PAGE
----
CORRECT Who would guess that a cab driver’s licence, referred to as his ‘bill’, it is short for ‘bill of health’? This is ironic considering that most Victorian cabbies worked until they died, or ended in the workhouse if they couldn’t continue working, despite the efforts of the Cabmen’s Benevolent Association.
An invoice detailing his expenses up to that date
WRONG Who would guess that a cab driver’s licence, referred to as his ‘bill’, it is short for ‘bill of health’? This is ironic considering that most Victorian cabbies worked until they died, or ended in the workhouse if they couldn’t continue working, despite the efforts of the Cabmen’s Benevolent Association.
A police mentor, as in the nickname ‘old bill’
WRONG Who would guess that a cab driver’s licence, referred to as his ‘bill’, it is short for ‘bill of health’? This is ironic considering that most Victorian cabbies worked until they died, or ended in the workhouse if they couldn’t continue working, despite the efforts of the Cabmen’s Benevolent Association.
4. Frederick Hitch was once London’s most famous cabbie, but for what?
He was also King George V’s chauffeur
WRONG Most would not know of the Anglo-Zulu war of 1879 if it wasn’t for the Battle of Rorke’s Drift, and its popularisation by Michael Caine’s first major film, where 155 British soldiers repulsed 4,000 Zulus warriors, resulting in 32 British killed or wounded against nearly 900 Zulus. After the conflict medals which everybody would have heard of – the Victoria Cross – were awarded to 11 men one of which was Frederick Hitch. It was the largest number of gallantry medals ever given to a single regiment, for actions on a single day.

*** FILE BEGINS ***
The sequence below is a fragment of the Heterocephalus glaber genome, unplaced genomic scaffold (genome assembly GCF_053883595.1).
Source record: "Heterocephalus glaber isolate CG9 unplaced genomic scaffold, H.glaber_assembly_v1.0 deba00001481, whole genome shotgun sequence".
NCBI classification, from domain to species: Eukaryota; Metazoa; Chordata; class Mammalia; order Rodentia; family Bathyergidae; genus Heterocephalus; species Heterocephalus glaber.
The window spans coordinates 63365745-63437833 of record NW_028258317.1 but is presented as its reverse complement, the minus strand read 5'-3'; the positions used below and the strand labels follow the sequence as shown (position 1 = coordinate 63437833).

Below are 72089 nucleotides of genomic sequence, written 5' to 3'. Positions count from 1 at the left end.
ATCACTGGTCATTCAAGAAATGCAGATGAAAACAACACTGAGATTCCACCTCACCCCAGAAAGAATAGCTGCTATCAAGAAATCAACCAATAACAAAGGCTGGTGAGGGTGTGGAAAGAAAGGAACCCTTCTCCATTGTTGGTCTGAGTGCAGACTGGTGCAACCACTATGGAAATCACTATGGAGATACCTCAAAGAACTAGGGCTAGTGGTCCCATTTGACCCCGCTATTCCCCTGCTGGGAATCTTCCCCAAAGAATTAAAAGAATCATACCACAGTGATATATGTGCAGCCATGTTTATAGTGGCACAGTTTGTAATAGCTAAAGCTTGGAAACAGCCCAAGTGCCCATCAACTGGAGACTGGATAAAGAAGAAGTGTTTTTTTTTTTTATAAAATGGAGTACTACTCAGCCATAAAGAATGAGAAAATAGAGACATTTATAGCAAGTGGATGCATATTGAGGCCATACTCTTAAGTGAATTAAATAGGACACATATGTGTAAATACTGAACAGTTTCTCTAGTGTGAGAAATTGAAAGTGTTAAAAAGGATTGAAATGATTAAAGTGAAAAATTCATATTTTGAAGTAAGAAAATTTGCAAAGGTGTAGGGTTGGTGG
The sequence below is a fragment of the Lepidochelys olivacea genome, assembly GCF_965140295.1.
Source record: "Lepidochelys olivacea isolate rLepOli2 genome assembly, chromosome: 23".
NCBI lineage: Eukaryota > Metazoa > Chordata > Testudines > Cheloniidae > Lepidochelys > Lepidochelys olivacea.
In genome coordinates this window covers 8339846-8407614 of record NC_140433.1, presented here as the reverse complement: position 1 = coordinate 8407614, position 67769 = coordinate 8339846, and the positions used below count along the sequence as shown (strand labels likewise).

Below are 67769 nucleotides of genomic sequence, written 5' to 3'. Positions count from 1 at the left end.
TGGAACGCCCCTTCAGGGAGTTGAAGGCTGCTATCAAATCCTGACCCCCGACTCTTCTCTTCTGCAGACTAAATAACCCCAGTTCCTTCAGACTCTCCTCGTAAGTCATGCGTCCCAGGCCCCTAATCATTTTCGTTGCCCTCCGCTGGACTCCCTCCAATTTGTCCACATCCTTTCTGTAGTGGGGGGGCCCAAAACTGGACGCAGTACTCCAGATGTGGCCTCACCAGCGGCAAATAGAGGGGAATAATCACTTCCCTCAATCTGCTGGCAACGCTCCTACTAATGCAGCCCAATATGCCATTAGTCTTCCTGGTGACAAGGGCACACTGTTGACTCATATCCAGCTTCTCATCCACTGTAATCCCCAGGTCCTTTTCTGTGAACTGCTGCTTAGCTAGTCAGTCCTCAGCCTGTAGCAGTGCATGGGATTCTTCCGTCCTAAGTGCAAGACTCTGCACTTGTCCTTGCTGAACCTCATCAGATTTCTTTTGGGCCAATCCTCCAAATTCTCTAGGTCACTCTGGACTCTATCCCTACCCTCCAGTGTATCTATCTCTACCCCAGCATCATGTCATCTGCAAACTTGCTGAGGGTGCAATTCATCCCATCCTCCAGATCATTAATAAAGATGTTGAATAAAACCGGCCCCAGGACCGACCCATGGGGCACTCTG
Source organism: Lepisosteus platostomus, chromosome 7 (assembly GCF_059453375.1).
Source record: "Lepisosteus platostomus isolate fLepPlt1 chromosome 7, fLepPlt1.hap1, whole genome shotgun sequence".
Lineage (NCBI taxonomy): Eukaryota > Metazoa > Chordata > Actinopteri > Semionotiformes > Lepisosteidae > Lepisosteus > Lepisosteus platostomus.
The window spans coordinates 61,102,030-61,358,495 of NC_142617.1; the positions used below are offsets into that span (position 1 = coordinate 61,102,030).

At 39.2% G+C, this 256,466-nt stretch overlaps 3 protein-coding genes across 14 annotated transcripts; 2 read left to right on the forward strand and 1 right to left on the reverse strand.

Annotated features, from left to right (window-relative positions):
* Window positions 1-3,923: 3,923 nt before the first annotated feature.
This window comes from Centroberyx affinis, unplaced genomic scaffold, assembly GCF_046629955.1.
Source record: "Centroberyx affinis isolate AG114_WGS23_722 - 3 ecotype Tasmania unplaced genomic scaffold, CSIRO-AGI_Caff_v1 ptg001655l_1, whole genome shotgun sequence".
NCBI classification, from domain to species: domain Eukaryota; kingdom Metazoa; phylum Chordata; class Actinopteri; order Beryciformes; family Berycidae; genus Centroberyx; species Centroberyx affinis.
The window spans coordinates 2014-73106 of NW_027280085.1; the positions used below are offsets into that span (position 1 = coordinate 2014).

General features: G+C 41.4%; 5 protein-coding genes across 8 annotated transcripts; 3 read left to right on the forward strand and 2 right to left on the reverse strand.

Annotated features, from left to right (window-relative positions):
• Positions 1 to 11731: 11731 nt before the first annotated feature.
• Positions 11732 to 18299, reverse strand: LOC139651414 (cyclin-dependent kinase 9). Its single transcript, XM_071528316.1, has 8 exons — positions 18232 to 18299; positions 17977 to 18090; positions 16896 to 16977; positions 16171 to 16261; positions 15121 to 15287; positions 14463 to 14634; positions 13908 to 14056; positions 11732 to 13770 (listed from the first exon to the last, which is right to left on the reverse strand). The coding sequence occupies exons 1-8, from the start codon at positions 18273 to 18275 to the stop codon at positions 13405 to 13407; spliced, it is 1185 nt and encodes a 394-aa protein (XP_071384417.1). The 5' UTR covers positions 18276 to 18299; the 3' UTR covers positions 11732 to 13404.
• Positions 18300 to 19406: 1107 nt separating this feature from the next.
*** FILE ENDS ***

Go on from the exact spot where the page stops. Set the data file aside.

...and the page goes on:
He was a music hall entertainer
WRONG Most would not know of the Anglo-Zulu war of 1879 if it wasn’t for the Battle of Rorke’s Drift, and its popularisation by Michael Caine’s first major film, where 155 British soldiers repulsed 4,000 Zulus warriors, resulting in 32 British killed or wounded against nearly 900 Zulus. After the conflict medals which everybody would have heard of – the Victoria Cross – were awarded to 11 men one of which was Frederick Hitch. It was the largest number of gallantry medals ever given to a single regiment, for actions on a single day.
He was awarded the Victoria Cross